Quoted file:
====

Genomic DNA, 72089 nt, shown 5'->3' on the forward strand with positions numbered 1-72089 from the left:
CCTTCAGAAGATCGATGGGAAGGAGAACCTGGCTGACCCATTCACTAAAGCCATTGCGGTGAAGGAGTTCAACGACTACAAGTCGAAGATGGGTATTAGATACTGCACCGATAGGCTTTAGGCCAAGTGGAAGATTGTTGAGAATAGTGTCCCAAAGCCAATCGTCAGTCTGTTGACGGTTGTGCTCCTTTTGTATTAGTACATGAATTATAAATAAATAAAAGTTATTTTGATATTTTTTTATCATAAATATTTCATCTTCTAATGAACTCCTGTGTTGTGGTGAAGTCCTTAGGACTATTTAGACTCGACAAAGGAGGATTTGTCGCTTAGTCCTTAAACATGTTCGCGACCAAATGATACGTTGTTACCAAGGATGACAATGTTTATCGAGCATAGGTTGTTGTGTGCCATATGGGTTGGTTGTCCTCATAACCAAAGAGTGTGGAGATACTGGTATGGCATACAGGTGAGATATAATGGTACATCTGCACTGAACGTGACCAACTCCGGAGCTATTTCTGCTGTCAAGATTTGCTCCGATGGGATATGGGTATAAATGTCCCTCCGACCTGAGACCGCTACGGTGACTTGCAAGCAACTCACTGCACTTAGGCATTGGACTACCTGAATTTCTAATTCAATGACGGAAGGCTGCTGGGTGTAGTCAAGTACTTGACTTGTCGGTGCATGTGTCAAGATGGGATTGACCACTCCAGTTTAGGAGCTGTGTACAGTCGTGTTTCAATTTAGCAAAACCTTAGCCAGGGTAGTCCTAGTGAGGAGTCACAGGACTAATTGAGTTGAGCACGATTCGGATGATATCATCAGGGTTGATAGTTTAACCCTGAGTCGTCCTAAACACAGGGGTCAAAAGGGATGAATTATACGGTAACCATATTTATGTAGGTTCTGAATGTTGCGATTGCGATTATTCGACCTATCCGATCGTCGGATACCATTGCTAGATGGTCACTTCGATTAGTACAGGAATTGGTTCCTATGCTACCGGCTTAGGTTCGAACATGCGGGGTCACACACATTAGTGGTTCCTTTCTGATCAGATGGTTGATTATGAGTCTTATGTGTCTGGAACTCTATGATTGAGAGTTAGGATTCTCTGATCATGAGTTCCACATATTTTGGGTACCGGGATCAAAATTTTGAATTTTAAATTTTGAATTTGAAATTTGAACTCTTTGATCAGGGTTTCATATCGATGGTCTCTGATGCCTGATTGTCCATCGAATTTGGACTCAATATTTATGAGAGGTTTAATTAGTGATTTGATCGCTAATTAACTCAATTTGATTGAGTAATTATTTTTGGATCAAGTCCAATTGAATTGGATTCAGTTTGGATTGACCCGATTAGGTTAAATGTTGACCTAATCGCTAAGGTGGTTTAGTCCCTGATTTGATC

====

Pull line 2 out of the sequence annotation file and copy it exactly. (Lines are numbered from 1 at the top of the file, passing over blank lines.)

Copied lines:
CCTTCAGAAGATCGATGGGAAGGAGAACCTGGCTGACCCATTCACTAAAGCCATTGCGGTGAAGGAGTTCAACGACTACAAGTCGAAGATGGGTATTAGATACTGCACCGATAGGCTTTAGGCCAAGTGGAAGATTGTTGAGAATAGTGTCCCAAAGCCAATCGTCAGTCTGTTGACGGTTGTGCTCCTTTTGTATTAGTACATGAATTATAAATAAATAAAAGTTATTTTGATATTTTTTTATCATAAATATTTCATCTTCTAATGAACTCCTGTGTTGTGGTGAAGTCCTTAGGACTATTTAGACTCGACAAAGGAGGATTTGTCGCTTAGTCCTTAAACATGTTCGCGACCAAATGATACGTTGTTACCAAGGATGACAATGTTTATCGAGCATAGGTTGTTGTGTGCCATATGGGTTGGTTGTCCTCATAACCAAAGAGTGTGGAGATACTGGTATGGCATACAGGTGAGATATAATGGTACATCTGCACTGAACGTGACCAACTCCGGAGCTATTTCTGCTGTCAAGATTTGCTCCGATGGGATATGGGTATAAATGTCCCTCCGACCTGAGACCGCTACGGTGACTTGCAAGCAACTCACTGCACTTAGGCATTGGACTACCTGAATTTCTAATTCAATGACGGAAGGCTGCTGGGTGTAGTCAAGTACTTGACTTGTCGGTGCATGTGTCAAGATGGGATTGACCACTCCAGTTTAGGAGCTGTGTACAGTCGTGTTTCAATTTAGCAAAACCTTAGCCAGGGTAGTCCTAGTGAGGAGTCACAGGACTAATTGAGTTGAGCACGATTCGGATGATATCATCAGGGTTGATAGTTTAACCCTGAGTCGTCCTAAACACAGGGGTCAAAAGGGATGAATTATACGGTAACCATATTTATGTAGGTTCTGAATGTTGCGATTGCGATTATTCGACCTATCCGATCGTCGGATACCATTGCTAGATGGTCACTTCGATTAGTACAGGAATTGGTTCCTATGCTACCGGCTTAGGTTCGAACATGCGGGGTCACACACATTAGTGGTTCCTTTCTGATCAGATGGTTGATTATGAGTCTTATGTGTCTGGAACTCTATGATTGAGAGTTAGGATTCTCTGATCATGAGTTCCACATATTTTGGGTACCGGGATCAAAATTTTGAATTTTAAATTTTGAATTTGAAATTTGAACTCTTTGATCAGGGTTTCATATCGATGGTCTCTGATGCCTGATTGTCCATCGAATTTGGACTCAATATTTATGAGAGGTTTAATTAGTGATTTGATCGCTAATTAACTCAATTTGATTGAGTAATTATTTTTGGATCAAGTCCAATTGAATTGGATTCAGTTTGGATTGACCCGATTAGGTTAAATGTTGACCTAATCGCTAAGGTGGTTTAGTCCCTGATTTGATC